With a roar of rage, Scibar raised his wooden training sword but before he could begin the downward swing, the stranger vaulted one-handed over the side of his light chariot, stepped inside the swing and punched him hard in the mouth. 

Scibar rocked back on his heels and before he could recover, the stranger with a lithe movement, slipped behind and kicked his legs out from under him, while snatching the wooden training sword from a startled Ecet and smashing the heavy hilt up into his nose, sending a sudden mist of blood to splatter across Connad’s incredulous stare.  

Flipping the sword in the air, the stranger caught it by its blood-smeared hilt and slammed the flat of the blade once, then twice, across Connad’s ribs.  The rounded tip of the training sword digging suddenly into the base of his neck suddenly arrested Scibar, stunned by the suddenness of the attack, from struggling to his feet while the youth winked insolently at Emer,

Before she could gather her wits, Forgall the Cunning, attracted by the noise, appeared at the entrance to the palisade.  Taking in at a glance his bruised and battered sons, he held up a commanding hand to stop further fighting while the youth bowed his head courteously to the older man.


Dusk was falling when Forgall, disguised as a pedlar, was admitted through the gates of the great hill fort at Eamhain Macha, home to the Red Branch, defenders of the Ulaidh, before they were closed for the night.  Progress had been slow since leaving the promontory fort until he reached he great road leading directly to Eamhain Macha itself – but even then, it had been a long trek across the plains of Brega and crossing of its numerous fords had all taken time.

Common hospitality now saw his admittance to the hill fort and the heavy packs of trade goods slung on his mule ensured it. Once the gates closed, guards and dogs patrolled the gates and walls and no one would be admitted unless first acknowledged by Scél the gatekeeper but, at last, Forgall smirked, he was inside and led to the lodge of the Craobh Ruadh. Here in the great feasting hall of the once boy king, Conor mac Nessa, it was custom for all visitors to Eamhain Macha to pay their respects in the great feasting hall.  Forgall glanced around the crowded benches where boys, supervised by older women, oversaw the spits on which oxen roasted. Dogs lay panting, around the hall, all looking towards the main fire pit. The trestle tables were almost full and most men were drinking, waiting for their meat.  Girls, the skirts hitched to avoid the soiled rushes strewn on the beaten earth and to avoid the outstretched dogs, scurried among the benches keeping the men’s mugs topped up. Most were drinking the dark drink of hops and barley, flavoured with honey and heather from the western mountains.

 Good, Forgall thought, the pup was there, talking to that old fool, Fergus Mac Rioch. Fergus, who by right of birth had been king, had thrown it all away for the lures of Ness, daughter of the yellow heel, Conor’s mother. Conor became king, for a year once, and then that year had extended until today.  That was many years ago now and people whispered that at the time, Cathbad, the draoidh, had influenced the situation in, as yet, unseen ways. Hunching down slightly, Forgall pulled the hood closer around his face and assumed the humble look of an honest peddler looking for favour from a noble host.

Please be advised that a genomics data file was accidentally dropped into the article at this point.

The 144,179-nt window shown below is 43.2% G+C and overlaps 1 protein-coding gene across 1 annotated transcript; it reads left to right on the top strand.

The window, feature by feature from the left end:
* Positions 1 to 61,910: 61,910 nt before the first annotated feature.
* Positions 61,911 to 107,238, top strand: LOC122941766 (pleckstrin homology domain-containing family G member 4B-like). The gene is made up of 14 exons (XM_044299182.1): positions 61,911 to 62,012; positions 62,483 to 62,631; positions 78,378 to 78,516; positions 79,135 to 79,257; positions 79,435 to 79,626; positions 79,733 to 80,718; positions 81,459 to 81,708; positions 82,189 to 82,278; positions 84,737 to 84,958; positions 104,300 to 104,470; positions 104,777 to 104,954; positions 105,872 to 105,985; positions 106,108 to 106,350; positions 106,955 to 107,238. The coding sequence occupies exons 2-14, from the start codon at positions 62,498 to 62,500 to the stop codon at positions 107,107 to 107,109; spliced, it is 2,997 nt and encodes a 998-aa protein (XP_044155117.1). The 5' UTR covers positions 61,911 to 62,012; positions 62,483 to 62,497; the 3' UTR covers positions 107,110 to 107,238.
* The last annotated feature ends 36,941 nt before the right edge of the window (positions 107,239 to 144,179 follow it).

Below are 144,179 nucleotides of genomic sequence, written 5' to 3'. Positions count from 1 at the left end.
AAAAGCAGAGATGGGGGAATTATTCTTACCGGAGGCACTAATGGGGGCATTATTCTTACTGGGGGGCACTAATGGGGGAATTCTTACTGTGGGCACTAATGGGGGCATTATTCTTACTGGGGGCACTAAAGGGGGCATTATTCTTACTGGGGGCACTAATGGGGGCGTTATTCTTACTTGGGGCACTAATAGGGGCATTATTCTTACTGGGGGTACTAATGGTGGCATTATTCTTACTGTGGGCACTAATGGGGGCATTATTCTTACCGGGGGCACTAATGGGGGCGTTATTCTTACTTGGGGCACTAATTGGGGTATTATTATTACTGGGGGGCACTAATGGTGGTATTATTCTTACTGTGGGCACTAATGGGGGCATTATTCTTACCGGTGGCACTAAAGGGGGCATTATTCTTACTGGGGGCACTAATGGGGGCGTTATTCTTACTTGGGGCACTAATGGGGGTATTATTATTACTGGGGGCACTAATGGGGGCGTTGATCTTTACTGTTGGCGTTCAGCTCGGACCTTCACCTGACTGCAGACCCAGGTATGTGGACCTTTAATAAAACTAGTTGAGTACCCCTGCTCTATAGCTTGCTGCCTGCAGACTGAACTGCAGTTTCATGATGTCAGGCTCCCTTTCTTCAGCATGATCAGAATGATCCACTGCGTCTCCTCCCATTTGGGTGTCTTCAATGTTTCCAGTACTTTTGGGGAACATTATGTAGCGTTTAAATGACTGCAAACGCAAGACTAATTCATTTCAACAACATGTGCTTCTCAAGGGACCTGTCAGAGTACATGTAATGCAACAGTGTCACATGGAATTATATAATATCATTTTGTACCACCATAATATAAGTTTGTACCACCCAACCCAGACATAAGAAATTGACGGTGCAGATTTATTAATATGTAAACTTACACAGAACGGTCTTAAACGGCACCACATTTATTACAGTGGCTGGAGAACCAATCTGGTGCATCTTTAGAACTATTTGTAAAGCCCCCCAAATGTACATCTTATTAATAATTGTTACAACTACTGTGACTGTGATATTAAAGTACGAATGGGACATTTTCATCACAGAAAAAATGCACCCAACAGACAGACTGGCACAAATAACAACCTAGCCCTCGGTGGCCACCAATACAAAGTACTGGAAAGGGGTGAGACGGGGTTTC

Conor showed the effect of his debauched youth. Long, lank, greying hair framed a foxy narrow face. Thin and restless, he seemed to almost squirm in his seat, bored with the tales of his lords, Conall Cernach the Victorious, red-faced and solid as a block of oak and Bricriu of the Bitter Tongue on either side of him.  Forgall took a space on a bench further down from the head of the hall.  Opposite, but to his left, Phelim the harper, father to the hapless Deirdre long promised to Conor, sat talking to Dáire, lord of the bull of Cooley. Fergus sat further away beside his queen, Ness who was talking to the slack faced youth on her other side.  Other warriors, unknown to Forgall, jostled each other, already noisy with the drink in them. Trenchers of bread were being laid on the tables and Forgall took the opportunity to grasp a serving girl by the wrist as she passed and obtain a mug of the dark brew the men were drinking. Ness, he saw, held a delicate vessel of some semi translucent material into which she had a kneeling girl serve her from a flagon of Gaulish wine.

Deichtine, Conor’s step-sister – or some say, Forgall sniggered to himself, his one time lover and favoured chariot driver – amused herself by the antics of a wolf hound pup rolling on its back at her feet.

Conor’s eye fell on the hooded figure and he leaned forward on the table, rapping the flagon in front of him with the ivory hilt of his knife to gain attention. 

“So, peddler, from where do you come and what news do you bring us from your travels, for we have not seen you here before?” he called out in a high, piping voice.

Standing and bowing slightly but keeping his face averted, Forgall called out, 

“I come from the land to the south of the border with the gracious lady, queen Medb of Connachta and have marvelled at the bounty and grace of the noble lady but rarely have I seen such splendour with which King Conor is surrounded.”

“Well spoken, peddler,” broke in Bricriu, wiping his mouth with the back of his hand as he sloshed down his mug, “but still we have not heard your news.”

“I am just a plain peddler with some trinkets that might amuse the ladies but I fear I have little of interest for the lords of Eamhain Macha, except, perhaps, tales of a young hero to whom Queen Medb has shown favour.”